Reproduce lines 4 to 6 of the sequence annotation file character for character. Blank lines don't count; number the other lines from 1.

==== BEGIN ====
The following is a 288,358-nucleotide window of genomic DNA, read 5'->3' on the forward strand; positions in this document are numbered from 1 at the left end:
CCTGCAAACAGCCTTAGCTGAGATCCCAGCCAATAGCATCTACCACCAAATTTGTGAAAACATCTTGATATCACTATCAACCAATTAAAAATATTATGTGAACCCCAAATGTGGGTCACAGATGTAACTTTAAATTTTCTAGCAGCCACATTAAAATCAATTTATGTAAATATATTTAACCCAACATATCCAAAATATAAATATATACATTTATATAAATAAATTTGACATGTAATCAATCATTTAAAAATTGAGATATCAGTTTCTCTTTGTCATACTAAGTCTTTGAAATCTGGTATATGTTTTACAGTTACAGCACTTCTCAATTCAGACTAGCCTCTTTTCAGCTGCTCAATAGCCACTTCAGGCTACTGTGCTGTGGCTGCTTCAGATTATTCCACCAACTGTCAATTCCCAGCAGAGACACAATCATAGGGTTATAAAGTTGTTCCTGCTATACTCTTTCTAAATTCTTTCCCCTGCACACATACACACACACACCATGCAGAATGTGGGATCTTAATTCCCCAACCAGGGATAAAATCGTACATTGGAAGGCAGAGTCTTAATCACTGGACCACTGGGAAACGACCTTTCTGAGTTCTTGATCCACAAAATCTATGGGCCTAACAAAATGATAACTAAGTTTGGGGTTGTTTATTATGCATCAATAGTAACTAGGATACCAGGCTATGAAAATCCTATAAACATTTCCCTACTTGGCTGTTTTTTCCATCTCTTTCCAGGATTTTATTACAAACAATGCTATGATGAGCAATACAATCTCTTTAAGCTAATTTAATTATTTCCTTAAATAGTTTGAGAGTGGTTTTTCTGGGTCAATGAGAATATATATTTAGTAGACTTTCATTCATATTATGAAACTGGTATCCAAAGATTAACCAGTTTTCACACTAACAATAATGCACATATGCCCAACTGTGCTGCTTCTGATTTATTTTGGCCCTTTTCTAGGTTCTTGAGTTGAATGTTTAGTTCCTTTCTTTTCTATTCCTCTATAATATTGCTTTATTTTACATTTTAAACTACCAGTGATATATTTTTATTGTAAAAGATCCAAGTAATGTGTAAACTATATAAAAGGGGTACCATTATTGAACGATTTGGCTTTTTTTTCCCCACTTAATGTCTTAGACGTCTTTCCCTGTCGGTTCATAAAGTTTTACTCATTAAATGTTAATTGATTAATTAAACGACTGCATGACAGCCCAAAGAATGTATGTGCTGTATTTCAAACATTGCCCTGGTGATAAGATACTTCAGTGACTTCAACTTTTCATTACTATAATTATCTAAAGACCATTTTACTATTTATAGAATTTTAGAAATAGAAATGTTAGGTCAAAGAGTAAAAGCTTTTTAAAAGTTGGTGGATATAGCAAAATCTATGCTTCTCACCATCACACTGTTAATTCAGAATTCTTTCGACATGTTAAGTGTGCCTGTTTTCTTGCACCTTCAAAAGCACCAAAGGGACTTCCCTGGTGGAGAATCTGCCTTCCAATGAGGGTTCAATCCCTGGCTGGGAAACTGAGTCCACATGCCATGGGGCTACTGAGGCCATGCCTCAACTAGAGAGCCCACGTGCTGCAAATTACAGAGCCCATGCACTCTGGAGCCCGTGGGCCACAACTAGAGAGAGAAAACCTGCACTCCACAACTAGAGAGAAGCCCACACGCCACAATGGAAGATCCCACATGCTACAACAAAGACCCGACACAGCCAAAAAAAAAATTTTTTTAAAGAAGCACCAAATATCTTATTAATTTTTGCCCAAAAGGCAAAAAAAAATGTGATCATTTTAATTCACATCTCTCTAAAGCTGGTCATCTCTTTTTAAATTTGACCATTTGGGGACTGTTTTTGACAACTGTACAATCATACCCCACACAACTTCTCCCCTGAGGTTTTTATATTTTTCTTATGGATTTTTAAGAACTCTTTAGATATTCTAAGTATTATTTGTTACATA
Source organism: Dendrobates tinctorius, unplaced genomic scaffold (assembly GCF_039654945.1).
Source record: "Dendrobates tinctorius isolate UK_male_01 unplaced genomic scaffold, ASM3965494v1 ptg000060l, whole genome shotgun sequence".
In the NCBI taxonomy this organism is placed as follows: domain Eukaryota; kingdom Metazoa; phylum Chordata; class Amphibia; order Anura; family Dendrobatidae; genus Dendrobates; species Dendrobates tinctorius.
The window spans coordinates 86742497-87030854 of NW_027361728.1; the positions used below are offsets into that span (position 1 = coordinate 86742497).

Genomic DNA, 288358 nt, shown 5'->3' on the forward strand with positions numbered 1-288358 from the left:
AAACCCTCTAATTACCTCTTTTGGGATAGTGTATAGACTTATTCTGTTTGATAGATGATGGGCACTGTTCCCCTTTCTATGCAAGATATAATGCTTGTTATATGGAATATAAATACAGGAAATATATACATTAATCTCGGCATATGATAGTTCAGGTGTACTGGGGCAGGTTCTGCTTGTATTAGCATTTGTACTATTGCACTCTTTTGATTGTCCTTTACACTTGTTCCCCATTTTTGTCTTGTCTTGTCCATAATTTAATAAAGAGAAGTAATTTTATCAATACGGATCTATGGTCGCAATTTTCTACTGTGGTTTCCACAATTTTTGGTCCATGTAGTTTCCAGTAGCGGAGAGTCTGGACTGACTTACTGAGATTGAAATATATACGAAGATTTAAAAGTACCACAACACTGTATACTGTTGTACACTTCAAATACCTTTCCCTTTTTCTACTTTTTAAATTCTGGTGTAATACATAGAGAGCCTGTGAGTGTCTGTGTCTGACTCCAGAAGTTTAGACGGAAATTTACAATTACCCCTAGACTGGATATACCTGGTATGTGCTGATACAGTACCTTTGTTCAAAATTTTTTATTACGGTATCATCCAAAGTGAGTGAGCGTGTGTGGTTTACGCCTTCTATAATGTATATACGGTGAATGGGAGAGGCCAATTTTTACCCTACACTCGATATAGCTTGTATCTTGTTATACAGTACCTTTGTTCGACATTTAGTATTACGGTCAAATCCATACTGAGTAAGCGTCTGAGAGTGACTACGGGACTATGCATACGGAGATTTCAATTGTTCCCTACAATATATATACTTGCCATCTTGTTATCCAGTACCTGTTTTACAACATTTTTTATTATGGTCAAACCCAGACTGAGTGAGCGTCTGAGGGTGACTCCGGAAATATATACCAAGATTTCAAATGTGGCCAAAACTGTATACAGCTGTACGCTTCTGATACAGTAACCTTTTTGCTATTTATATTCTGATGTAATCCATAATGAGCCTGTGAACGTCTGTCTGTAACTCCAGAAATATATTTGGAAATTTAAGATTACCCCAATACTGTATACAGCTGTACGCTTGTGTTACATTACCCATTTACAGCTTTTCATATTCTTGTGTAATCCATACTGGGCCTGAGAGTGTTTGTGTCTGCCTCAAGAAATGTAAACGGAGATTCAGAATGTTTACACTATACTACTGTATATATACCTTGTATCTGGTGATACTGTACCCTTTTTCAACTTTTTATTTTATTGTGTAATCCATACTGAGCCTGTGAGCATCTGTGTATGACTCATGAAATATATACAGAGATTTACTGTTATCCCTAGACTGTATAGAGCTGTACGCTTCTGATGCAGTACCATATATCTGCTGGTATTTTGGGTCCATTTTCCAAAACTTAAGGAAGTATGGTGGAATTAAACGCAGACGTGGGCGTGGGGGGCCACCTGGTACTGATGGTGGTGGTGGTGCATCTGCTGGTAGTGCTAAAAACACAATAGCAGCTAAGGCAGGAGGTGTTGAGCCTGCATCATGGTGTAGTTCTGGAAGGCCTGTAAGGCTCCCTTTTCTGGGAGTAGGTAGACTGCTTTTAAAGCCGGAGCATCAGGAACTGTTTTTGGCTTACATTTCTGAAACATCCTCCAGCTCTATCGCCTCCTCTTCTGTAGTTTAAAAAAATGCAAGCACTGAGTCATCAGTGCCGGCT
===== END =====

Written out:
Source record: "Dendrobates tinctorius isolate UK_male_01 unplaced genomic scaffold, ASM3965494v1 ptg000060l, whole genome shotgun sequence".
In the NCBI taxonomy this organism is placed as follows: domain Eukaryota; kingdom Metazoa; phylum Chordata; class Amphibia; order Anura; family Dendrobatidae; genus Dendrobates; species Dendrobates tinctorius.
The window spans coordinates 86742497-87030854 of NW_027361728.1; the positions used below are offsets into that span (position 1 = coordinate 86742497).